The social integration hypothesis concerns one cause of survey nonresponse. Individuals who are more integrated in society will be more likely to respond to a survey, while individuals who are socially isolated will be less likely to participate. While much research has demonstrated support for the social integration hypothesis, the strength of the findings has been mixed. We expect this is because previous research has treated social integration and nonresponse as singular concepts and has not analyzed their various components (e.g., civic vs family engagement or noncontact vs refusal). Using the rich frame information available on the American Time Use Survey (ATUS) and the Survey of Health, Ageing and Retirement in Europe (SHARE) Wave II, we applied confirmatory factor analysis to identify and build measures of various routes to integration. We regressed survey response onto these integration measures to detect which routes to integration (e.g., civic engagement) are most predictive of response. We also decomposed nonresponse into refusals and noncontacts to test whether the different integration routes made individuals more likely to be a given type of nonrespondent. Overall, the models suggest that not all routes to integration improve the probability of response. In fact, some routes may lower the probability. These findings hold moderately well regardless of the type of nonresponse.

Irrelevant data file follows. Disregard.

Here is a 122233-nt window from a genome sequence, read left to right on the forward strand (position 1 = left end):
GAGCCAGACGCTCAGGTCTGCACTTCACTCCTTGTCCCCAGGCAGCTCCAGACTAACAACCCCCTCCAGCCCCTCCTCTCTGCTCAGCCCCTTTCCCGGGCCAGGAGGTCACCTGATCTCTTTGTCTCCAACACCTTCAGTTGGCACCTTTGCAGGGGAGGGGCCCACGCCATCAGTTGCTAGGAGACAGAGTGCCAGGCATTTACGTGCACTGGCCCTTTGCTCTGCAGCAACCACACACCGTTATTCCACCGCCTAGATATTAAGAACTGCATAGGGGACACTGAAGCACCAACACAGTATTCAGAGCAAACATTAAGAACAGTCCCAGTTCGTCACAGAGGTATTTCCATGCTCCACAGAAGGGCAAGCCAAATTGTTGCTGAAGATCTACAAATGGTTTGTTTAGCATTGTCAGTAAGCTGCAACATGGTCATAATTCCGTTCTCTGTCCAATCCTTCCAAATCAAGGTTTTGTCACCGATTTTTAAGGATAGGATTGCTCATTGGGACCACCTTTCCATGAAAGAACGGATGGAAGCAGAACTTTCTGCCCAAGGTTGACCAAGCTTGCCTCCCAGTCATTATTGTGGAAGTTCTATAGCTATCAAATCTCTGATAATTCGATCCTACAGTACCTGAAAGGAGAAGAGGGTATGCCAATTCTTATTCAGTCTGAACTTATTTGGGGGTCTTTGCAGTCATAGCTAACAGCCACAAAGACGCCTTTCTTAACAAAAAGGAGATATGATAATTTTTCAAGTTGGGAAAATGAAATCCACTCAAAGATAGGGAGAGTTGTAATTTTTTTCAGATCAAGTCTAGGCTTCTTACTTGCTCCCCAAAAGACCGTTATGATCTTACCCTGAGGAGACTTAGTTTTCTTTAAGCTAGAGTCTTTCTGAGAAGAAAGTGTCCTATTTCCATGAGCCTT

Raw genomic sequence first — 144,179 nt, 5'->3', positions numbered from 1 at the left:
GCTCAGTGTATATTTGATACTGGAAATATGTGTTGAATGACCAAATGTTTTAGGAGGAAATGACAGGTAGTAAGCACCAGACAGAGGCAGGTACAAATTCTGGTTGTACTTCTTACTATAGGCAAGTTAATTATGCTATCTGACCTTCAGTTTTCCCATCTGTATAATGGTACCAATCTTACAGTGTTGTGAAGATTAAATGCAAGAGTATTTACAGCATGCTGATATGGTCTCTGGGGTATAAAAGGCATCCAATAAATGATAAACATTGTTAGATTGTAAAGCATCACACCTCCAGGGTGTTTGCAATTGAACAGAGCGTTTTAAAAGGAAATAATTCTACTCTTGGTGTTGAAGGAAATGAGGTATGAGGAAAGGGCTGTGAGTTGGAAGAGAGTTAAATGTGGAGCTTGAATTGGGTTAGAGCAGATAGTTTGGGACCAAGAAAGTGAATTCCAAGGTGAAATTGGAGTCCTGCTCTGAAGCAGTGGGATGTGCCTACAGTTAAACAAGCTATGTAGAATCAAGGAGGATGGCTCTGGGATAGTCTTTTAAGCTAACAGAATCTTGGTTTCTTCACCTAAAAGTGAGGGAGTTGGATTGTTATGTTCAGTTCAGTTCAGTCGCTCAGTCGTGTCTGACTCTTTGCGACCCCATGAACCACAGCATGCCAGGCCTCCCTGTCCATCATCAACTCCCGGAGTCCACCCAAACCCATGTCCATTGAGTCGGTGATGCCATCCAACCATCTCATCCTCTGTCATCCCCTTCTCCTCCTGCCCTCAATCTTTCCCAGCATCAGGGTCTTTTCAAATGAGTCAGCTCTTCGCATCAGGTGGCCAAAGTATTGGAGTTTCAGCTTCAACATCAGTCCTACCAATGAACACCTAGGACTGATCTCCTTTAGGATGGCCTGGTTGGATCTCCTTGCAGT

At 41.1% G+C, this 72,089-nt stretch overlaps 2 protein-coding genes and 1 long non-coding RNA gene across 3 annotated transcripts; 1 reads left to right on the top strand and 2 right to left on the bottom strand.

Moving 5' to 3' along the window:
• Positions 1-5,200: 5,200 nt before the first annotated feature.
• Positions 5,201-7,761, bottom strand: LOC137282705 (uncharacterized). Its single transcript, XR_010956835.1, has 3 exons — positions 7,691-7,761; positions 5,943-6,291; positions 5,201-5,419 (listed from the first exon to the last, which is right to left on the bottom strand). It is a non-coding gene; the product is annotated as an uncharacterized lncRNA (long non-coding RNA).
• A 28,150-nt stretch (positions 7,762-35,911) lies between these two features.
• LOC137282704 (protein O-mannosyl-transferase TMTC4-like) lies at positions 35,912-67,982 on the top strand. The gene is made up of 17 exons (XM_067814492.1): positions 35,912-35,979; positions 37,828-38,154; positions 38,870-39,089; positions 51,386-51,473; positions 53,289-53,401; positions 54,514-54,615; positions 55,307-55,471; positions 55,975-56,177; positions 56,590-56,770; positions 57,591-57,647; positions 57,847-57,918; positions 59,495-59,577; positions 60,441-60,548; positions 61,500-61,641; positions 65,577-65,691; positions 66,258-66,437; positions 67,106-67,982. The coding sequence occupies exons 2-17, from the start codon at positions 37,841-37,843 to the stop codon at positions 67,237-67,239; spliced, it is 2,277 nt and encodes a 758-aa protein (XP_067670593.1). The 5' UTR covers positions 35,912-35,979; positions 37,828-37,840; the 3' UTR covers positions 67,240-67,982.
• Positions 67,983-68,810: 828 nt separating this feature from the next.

Assessing the Effect of Social Integration on Unit Nonresponse in Household Surveys
Amaya, A., & Harring, J. (2017). Assessing the Effect of Social Integration on Unit Nonresponse in Household Surveys. Journal of Survey Statistics and Methodology.